Ali Jamalian’s kingdom might best be described as that of a mad cannabis scientist.
On Tuesday, in a former photo studio on Bryant Street, the budding entrepreneur and a few trusted colleagues paused from their work to eagerly peek at the contents of a micron filter bag. Inside were the results from one of several hash-making techniques currently being employed by Sunset Connect.
For now, the hash they create is infused with locally-grown indoor Garlic Grove and packaged into pre-rolls. Priced with affordability in mind, the artwork on the tubes resembles Muni bus tickets. These pre-rolls (in addition to a non-hash version) are set to be the first in a tantalizing line-up of forthcoming products Jamalian and Sunset Connect have planned.
Other items in various stages of completion include crumbles, a fast-acting gel, infused sugar, fruit leather, and a dehydrated yogurt drop. All are the creations of Jamalian, who has been growing cannabis and conducting culinary experiments since banding together with a group of like-minded cannabuddies while attending USF. They started growing in the Sunset District in 2011, which would ultimately inspire them to brand the outfit as Sunset Connect in 2014.
At this point, however, the name and Jamalian are one in the same. In addition to growing medical cannabis, Jamalian’s other forays into the market include creating a line of infused organic spirulina flakes (but don’t call it fish food) and being appointed to San Francisco’s Cannabis Oversight Committee. His chief goal? To create and release a varied line of unique, San Francisco-made cannabis products.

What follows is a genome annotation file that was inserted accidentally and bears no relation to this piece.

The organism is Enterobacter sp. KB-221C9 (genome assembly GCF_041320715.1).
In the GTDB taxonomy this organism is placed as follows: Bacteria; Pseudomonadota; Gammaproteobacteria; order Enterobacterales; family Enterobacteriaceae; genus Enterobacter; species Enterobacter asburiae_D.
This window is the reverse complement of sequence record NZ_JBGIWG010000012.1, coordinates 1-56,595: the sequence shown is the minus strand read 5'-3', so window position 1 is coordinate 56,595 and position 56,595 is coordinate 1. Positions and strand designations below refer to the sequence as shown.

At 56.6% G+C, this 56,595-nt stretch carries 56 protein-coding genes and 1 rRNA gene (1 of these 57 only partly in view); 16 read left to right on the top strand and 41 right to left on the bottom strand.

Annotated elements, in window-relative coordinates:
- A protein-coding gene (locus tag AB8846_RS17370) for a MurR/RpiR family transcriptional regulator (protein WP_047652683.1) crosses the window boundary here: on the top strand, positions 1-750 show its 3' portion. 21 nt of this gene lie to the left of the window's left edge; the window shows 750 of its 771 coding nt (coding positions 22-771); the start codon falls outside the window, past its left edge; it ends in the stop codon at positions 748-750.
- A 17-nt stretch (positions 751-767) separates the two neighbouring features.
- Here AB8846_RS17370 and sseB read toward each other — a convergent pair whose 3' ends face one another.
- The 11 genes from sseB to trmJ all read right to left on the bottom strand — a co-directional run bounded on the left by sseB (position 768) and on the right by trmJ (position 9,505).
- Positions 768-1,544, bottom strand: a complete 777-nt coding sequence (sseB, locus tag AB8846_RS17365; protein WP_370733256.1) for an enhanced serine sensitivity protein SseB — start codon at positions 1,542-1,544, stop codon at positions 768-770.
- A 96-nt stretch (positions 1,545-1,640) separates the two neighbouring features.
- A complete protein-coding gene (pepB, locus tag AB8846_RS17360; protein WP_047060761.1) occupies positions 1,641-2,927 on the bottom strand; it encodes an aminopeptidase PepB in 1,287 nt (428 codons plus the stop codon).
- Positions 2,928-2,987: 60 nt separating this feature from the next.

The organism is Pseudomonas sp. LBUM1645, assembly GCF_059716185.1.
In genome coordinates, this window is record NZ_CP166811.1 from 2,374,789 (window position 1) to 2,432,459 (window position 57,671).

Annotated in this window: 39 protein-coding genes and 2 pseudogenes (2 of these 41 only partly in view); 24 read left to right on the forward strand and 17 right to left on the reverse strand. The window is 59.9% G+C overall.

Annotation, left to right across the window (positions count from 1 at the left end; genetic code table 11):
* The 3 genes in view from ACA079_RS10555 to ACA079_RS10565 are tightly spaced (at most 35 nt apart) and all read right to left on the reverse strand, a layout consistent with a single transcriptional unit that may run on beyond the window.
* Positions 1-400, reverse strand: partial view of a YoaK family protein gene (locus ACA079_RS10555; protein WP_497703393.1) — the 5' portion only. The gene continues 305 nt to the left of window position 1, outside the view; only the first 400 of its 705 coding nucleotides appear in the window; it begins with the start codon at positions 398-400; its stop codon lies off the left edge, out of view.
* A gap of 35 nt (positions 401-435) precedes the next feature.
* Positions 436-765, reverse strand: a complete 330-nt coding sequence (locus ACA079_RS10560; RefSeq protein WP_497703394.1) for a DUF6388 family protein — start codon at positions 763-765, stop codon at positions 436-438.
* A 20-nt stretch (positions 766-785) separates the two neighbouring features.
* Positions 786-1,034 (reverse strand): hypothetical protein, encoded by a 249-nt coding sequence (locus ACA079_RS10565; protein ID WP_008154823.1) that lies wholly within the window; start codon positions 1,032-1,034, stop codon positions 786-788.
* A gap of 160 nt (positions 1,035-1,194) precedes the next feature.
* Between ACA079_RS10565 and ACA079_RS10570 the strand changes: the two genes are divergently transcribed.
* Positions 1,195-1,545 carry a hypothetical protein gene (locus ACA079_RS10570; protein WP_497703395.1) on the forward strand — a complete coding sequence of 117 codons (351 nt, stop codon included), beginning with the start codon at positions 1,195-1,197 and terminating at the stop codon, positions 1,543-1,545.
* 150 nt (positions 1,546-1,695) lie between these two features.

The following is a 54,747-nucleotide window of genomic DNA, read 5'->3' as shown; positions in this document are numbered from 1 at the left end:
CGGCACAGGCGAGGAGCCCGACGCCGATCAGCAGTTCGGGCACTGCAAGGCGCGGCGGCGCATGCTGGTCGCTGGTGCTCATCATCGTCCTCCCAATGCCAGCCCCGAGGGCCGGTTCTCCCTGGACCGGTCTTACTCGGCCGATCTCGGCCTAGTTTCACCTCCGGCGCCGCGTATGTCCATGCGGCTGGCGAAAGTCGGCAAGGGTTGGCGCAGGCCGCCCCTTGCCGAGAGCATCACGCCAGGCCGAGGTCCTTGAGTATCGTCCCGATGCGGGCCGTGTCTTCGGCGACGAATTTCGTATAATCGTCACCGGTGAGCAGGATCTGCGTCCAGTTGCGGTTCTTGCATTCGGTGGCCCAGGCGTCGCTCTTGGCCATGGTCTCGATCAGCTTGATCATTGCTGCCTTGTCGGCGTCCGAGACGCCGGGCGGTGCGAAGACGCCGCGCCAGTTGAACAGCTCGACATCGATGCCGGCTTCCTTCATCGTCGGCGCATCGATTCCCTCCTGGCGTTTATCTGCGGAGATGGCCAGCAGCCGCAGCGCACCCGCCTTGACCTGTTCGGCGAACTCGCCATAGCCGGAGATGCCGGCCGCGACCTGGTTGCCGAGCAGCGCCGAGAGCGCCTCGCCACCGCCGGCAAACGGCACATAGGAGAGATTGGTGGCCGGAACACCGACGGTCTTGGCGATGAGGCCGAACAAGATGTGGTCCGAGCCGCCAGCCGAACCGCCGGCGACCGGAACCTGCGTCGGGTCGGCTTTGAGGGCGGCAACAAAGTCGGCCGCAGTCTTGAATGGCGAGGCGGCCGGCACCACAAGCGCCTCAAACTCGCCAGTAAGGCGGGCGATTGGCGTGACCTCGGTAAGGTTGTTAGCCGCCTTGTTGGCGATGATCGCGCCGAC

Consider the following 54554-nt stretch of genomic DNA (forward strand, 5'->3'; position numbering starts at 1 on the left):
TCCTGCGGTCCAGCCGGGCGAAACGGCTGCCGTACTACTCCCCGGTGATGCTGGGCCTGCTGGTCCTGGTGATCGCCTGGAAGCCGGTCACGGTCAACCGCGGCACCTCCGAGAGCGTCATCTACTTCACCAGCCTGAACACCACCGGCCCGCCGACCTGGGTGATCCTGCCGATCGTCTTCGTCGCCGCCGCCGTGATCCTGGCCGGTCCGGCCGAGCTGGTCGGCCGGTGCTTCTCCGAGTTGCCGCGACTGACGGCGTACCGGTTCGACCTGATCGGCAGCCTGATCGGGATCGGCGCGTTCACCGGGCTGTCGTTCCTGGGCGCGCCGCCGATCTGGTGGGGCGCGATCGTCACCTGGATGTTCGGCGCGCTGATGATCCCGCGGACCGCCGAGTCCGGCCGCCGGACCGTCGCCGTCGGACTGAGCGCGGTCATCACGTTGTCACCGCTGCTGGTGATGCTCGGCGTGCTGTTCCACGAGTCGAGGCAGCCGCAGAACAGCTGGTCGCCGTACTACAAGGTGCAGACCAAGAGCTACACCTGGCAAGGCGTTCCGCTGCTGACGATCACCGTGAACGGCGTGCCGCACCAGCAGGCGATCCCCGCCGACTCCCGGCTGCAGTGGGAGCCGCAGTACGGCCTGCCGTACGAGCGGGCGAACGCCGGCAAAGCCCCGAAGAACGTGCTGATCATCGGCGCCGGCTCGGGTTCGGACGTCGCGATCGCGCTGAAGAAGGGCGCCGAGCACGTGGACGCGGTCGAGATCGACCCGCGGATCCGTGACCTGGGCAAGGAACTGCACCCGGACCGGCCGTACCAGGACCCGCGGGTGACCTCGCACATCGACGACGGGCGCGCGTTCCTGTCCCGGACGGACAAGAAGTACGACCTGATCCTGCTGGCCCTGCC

His trials in the world of legalized cannabis have rarely been easy — and he’s not entirely at liberty to discuss all of his battles — but standing in his Bryant facility with orders to fulfill, it was clear that the day Jamalian has long awaited may finally be at hand.
In part, it’s thanks to his own work as an advocate for San Francisco’s equity program. Intended to provide equal footing to applicants previously harmed by drug policies (which disproportionately targeted communities of color), the equity program is not limited to retail dispensaries. Instead, it provides for those interested in other aspects of the industry, which include distribution, manufacturing, and delivery, to establish businesses as well. For clarity, a cultivator grows cannabis while a manufacturer processes and refines it into a final, non-flower product.
As San Francisco’s first equity-owned manufacturer and distributor, Jamalian is hoping to partner with other local equity businesses who may need those services to create collaborative cannabis products that are truly made in San Francisco.
For now, he says his current goal is to ensure customers can find his product.
“From my experience in the alcohol and food industry, I know that if you can’t compete for shelf space, you’ll fail,” he says during an interview at Sunset Connect’s headquarters.